How far can you be pushed in the name of art? What impact does social media have on singers’ careers? Can you combine a passion for singing with an interest in the sound of other languages? And what about mixing singing with social activism, like being taught to sing by migrants in their native languages? HesaMag joined the migrants who sing in Lucy Grauman’s choir in a working-class district of Brussels and talked with the artist, singer and therapist about what working conditions are like for professional singers.
It’s Thursday evening in the Marolles, a historic working-class neighbourhood near Brussels’ imposing Palais de Justice. In a rehearsal room in the Bruegel Cultural Centre, which is run by the municipality, a mixed choir of around 30 singers is tackling the chorus of a traditional Hungarian song about little handkerchiefs with four embroidered corners. The group are counted in and burst into song:
"Kiskendő, nagykendő símára van vasalva.
Mind a négy sarkába a babám neve van varva.
Egyik szőke, a másik barna,
a harmadik csuda szép.
Megállj te, csuda szép majd eszedbe jutok még."
This amateur, mainly female, choir, some of whom may be undocumented immigrants, are following the lead of their choirmaster, professional singer Lucy Grauman, who accompanies them on the piano. "Careful, it’s tricky here because you have to sing 'nedj', like in 'Juncker', but you can pronounce it as if it were Flemish," Grauman jokes. Her enthusiasm is as infectious as her passion for her favourite instrument, the human voice.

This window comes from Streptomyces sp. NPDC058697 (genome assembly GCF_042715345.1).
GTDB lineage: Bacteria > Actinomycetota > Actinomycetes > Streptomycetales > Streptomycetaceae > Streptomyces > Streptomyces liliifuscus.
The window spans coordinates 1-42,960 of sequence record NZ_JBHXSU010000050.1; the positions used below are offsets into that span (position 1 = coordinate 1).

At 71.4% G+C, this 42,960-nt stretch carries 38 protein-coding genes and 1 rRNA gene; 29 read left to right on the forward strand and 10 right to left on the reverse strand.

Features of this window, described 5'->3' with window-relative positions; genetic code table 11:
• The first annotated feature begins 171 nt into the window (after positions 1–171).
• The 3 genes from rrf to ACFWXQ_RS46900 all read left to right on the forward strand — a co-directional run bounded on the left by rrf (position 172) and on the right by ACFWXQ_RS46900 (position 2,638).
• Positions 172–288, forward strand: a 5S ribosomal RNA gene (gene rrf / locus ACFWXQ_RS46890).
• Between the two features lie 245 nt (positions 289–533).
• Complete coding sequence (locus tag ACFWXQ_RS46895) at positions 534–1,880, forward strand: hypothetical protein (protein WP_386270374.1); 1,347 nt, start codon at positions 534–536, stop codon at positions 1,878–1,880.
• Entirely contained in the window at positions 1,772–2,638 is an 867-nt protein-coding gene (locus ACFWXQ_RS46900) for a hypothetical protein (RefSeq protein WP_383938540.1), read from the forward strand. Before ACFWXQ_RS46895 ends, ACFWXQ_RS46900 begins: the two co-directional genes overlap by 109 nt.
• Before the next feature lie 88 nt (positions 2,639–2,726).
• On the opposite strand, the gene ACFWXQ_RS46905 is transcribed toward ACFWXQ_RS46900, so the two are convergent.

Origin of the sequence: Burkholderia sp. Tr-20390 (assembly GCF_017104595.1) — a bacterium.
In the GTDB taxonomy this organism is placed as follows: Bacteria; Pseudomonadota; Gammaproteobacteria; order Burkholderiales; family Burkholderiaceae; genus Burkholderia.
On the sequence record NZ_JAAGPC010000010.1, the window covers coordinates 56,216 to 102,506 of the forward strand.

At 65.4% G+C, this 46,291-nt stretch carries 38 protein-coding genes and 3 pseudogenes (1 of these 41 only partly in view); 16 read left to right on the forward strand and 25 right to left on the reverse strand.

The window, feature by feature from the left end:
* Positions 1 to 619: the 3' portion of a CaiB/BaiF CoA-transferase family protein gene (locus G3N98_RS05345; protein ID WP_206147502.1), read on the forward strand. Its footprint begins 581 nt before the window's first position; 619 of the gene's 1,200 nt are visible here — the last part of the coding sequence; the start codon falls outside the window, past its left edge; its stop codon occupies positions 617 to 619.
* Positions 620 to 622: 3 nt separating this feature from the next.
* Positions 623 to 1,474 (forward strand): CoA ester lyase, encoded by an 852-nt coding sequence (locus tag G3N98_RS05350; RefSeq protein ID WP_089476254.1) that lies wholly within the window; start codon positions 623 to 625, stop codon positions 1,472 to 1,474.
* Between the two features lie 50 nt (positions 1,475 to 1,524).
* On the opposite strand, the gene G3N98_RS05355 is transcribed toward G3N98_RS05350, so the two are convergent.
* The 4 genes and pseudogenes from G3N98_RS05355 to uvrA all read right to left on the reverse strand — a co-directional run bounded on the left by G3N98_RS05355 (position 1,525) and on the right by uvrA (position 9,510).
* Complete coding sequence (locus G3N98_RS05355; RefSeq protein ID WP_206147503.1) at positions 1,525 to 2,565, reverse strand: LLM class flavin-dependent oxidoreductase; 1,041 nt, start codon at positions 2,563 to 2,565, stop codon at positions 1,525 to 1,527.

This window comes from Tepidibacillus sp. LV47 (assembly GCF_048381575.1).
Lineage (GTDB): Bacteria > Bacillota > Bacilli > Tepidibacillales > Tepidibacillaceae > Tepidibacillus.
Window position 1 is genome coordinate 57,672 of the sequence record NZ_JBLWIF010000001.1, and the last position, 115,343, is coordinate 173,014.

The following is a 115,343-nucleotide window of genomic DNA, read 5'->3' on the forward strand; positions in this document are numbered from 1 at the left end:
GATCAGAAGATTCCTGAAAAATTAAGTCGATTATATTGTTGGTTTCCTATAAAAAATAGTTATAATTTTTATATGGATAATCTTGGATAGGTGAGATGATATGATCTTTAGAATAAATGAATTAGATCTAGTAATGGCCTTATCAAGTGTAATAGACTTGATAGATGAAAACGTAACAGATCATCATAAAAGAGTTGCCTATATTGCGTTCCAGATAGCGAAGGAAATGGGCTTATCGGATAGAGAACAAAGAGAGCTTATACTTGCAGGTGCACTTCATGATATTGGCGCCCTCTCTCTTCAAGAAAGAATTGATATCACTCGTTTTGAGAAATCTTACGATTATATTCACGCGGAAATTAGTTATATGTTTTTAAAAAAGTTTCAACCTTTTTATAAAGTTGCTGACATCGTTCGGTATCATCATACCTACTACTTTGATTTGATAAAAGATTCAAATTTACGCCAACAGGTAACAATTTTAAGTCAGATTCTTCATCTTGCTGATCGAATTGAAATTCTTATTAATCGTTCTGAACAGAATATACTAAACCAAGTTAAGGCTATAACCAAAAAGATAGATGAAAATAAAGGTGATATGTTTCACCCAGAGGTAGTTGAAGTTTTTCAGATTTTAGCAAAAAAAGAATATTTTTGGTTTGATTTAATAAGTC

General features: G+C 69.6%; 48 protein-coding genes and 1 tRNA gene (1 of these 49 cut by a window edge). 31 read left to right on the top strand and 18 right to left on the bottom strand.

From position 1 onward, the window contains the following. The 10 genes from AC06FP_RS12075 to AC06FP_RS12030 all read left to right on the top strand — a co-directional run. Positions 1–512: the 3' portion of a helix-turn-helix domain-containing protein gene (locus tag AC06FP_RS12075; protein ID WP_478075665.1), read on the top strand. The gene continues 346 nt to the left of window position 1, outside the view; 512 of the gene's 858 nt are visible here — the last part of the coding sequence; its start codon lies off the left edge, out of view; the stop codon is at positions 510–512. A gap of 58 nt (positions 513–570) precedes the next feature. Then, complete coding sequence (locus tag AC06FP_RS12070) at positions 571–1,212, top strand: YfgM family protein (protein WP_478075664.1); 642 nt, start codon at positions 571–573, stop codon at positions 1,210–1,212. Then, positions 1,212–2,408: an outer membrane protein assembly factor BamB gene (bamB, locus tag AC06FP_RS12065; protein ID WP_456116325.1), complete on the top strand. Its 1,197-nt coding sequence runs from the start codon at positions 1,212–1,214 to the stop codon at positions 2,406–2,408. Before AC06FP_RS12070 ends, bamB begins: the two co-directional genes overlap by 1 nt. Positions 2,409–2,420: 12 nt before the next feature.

"Isn’t it nearly always marvellous to hear someone singing and putting their heart into it?" she says when we talk after the rehearsal. Our conversation soon turns to the working conditions of artists who are singers or dancers. She mentions the impact of the #MeToo movement on female performers and singers, who have begun sharing their experiences in private social media groups. "What I’ve mainly read about is humiliating, abusive behaviour ... not necessarily rape or things like that, but bad treatment, especially in the dance world. There are lots of reports of male choreographers’ questionable or abusive behaviour towards young women and girls. This often happens at auditions or castings for film or theatre roles. A director has huge power over someone who wants to sing or act. How far will he exploit that power imbalance? At what point does it stop being about work and become manipulation?"